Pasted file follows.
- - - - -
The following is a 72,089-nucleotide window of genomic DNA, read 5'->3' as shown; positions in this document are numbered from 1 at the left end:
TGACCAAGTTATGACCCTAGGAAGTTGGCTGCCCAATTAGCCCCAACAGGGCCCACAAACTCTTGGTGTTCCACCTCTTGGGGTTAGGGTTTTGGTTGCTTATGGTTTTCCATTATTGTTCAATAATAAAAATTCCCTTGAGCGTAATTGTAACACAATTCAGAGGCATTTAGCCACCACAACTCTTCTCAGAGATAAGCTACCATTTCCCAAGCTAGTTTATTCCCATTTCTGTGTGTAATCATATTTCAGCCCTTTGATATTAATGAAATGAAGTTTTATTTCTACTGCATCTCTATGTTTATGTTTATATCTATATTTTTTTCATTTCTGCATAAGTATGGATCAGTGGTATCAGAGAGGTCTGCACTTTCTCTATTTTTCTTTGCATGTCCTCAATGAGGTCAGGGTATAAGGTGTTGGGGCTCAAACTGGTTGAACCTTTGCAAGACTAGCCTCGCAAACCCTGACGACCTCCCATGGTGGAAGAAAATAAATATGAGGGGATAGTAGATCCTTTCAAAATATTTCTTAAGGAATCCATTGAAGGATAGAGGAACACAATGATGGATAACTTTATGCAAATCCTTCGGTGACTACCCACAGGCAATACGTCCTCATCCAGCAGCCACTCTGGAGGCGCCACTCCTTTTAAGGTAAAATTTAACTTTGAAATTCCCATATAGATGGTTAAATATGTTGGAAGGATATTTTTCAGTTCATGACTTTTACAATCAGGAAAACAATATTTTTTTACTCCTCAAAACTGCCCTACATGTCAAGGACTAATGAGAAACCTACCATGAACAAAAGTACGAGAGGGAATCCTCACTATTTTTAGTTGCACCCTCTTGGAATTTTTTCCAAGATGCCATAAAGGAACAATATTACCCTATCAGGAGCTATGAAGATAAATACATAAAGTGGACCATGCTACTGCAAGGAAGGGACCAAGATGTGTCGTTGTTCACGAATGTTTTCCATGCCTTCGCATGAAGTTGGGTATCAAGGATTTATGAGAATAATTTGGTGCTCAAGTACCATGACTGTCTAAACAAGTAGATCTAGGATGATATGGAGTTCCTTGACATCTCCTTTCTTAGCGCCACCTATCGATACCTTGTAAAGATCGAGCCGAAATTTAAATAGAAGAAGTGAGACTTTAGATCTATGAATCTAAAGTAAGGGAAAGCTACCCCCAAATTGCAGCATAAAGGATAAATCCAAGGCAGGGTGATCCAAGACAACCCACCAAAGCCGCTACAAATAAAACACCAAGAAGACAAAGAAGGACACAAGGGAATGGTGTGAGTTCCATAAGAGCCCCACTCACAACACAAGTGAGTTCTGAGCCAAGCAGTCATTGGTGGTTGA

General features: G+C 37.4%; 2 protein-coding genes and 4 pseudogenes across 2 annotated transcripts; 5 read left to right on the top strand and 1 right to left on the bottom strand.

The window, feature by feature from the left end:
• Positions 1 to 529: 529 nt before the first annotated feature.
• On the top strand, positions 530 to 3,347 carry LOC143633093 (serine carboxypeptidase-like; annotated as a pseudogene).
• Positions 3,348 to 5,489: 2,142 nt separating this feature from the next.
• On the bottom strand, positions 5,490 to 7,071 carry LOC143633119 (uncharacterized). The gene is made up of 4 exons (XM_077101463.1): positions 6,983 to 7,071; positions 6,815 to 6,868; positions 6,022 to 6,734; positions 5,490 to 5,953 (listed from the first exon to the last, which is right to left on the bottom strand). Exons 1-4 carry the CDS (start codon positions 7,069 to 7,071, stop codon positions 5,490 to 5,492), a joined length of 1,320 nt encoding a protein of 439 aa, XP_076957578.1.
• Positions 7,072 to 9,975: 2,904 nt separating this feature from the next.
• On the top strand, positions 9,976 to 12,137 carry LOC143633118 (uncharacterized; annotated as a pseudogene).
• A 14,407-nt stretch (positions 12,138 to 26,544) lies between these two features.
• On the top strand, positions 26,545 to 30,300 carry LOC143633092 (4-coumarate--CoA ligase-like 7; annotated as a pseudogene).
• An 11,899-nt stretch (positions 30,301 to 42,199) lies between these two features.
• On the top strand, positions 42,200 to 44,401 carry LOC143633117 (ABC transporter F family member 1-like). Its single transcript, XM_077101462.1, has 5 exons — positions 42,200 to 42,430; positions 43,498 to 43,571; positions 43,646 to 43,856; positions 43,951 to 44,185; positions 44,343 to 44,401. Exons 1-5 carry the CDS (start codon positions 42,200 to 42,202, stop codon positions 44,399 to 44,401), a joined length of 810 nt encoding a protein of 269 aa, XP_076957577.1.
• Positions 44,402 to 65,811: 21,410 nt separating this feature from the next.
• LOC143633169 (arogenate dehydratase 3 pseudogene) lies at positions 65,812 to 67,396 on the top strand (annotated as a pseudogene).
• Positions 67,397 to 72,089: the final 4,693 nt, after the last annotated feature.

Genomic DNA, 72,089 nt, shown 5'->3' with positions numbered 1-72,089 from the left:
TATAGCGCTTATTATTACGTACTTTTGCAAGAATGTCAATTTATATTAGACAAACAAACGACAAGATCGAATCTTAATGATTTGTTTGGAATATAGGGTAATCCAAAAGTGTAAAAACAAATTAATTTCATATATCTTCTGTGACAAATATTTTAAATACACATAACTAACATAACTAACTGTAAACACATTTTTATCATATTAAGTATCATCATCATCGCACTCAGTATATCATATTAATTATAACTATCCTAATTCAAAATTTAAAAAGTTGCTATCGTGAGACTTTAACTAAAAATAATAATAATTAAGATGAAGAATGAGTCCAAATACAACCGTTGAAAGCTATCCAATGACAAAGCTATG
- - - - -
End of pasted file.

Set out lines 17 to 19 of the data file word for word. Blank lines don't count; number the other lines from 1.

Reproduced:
• Positions 67,397 to 72,089: the final 4,693 nt, after the last annotated feature.

Genomic DNA, 72,089 nt, shown 5'->3' with positions numbered 1-72,089 from the left:
TATAGCGCTTATTATTACGTACTTTTGCAAGAATGTCAATTTATATTAGACAAACAAACGACAAGATCGAATCTTAATGATTTGTTTGGAATATAGGGTAATCCAAAAGTGTAAAAACAAATTAATTTCATATATCTTCTGTGACAAATATTTTAAATACACATAACTAACATAACTAACTGTAAACACATTTTTATCATATTAAGTATCATCATCATCGCACTCAGTATATCATATTAATTATAACTATCCTAATTCAAAATTTAAAAAGTTGCTATCGTGAGACTTTAACTAAAAATAATAATAATTAAGATGAAGAATGAGTCCAAATACAACCGTTGAAAGCTATCCAATGACAAAGCTATG